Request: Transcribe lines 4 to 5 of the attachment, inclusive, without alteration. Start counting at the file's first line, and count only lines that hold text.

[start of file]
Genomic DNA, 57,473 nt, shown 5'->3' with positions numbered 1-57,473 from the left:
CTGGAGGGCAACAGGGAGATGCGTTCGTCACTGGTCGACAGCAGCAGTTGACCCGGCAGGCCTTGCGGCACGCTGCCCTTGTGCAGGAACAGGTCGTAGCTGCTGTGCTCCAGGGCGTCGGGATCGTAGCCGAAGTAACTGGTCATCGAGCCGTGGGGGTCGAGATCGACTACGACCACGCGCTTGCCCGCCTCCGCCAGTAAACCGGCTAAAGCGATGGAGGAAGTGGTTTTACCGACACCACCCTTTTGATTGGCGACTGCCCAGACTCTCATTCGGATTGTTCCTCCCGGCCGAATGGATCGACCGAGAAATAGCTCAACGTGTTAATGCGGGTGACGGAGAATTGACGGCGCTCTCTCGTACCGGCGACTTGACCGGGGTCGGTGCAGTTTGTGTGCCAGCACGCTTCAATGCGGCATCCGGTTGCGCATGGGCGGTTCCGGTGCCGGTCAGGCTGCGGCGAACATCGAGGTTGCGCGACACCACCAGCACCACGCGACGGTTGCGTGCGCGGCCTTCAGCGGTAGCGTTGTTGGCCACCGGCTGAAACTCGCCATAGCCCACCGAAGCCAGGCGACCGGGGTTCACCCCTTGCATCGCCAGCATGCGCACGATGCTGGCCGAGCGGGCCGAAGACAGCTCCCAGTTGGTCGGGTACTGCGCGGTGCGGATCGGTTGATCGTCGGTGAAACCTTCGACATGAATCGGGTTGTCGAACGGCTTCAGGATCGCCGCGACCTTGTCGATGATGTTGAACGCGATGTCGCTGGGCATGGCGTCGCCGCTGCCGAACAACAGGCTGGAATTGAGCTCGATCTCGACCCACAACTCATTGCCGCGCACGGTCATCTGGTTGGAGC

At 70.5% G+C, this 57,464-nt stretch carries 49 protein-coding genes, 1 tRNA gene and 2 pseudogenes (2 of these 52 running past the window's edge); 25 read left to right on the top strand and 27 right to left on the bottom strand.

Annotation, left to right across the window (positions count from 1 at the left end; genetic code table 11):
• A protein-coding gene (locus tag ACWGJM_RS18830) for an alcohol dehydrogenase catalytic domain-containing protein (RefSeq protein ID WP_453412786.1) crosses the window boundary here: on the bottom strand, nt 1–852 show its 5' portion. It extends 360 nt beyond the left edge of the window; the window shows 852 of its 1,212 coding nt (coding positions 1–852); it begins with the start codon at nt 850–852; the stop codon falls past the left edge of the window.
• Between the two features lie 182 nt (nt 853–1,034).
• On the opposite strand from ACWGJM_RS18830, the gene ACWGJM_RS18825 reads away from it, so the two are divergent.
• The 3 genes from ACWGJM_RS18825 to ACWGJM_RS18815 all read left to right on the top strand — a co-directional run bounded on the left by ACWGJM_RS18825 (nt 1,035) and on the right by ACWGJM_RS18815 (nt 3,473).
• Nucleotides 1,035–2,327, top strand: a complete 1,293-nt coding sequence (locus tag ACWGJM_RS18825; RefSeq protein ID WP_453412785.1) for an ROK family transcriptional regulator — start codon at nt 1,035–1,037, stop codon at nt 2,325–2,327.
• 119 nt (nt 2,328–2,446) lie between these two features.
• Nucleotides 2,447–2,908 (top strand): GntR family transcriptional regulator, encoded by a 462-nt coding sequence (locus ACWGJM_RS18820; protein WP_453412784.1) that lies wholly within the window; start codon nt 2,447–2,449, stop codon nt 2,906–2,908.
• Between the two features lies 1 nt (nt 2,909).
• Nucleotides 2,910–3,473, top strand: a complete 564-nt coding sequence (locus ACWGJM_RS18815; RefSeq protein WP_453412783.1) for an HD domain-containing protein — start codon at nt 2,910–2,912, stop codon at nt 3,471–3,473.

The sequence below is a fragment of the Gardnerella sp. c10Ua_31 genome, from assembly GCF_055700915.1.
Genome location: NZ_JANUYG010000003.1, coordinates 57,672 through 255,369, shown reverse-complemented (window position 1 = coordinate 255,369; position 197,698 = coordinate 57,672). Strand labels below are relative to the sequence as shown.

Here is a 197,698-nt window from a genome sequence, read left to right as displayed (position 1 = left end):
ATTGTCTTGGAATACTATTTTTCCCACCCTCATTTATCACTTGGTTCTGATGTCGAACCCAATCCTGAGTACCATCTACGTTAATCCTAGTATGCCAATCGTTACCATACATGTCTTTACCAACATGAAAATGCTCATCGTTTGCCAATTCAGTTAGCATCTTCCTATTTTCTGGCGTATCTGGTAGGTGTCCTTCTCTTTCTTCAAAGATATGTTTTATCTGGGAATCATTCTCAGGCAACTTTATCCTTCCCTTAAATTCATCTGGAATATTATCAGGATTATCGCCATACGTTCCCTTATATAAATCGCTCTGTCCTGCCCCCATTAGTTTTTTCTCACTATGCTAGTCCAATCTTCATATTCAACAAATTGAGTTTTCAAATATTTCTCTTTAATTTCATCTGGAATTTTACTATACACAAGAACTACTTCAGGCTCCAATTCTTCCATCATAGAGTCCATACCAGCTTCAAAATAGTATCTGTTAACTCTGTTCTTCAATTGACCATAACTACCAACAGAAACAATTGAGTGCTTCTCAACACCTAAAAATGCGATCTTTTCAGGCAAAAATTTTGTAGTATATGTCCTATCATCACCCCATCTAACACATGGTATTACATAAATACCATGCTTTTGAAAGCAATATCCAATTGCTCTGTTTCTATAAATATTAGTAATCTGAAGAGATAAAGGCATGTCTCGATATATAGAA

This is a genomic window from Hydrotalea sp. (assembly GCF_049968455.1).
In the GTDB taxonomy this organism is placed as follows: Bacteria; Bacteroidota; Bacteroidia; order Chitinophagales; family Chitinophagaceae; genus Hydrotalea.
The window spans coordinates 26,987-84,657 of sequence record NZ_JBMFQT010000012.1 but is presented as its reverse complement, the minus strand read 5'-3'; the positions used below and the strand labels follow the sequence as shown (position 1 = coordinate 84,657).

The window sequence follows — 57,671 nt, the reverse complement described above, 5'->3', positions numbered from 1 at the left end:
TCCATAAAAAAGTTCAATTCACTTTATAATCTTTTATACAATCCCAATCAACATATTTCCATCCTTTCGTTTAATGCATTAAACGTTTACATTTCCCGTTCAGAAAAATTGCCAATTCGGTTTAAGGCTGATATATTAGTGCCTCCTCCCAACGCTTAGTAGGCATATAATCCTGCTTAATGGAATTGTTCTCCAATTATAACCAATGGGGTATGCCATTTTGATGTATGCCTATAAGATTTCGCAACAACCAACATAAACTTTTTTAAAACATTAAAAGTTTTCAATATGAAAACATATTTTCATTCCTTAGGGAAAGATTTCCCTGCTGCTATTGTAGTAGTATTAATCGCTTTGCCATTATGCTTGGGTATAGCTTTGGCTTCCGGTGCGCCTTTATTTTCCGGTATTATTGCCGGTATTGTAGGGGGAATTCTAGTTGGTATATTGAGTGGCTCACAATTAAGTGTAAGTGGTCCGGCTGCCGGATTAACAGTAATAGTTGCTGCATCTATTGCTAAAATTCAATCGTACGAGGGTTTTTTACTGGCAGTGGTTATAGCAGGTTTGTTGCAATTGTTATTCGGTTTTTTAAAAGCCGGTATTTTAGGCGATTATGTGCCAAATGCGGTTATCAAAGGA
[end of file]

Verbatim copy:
Annotation, left to right across the window (positions count from 1 at the left end; genetic code table 11):
• A protein-coding gene (locus tag ACWGJM_RS18830) for an alcohol dehydrogenase catalytic domain-containing protein (RefSeq protein ID WP_453412786.1) crosses the window boundary here: on the bottom strand, nt 1–852 show its 5' portion. It extends 360 nt beyond the left edge of the window; the window shows 852 of its 1,212 coding nt (coding positions 1–852); it begins with the start codon at nt 850–852; the stop codon falls past the left edge of the window.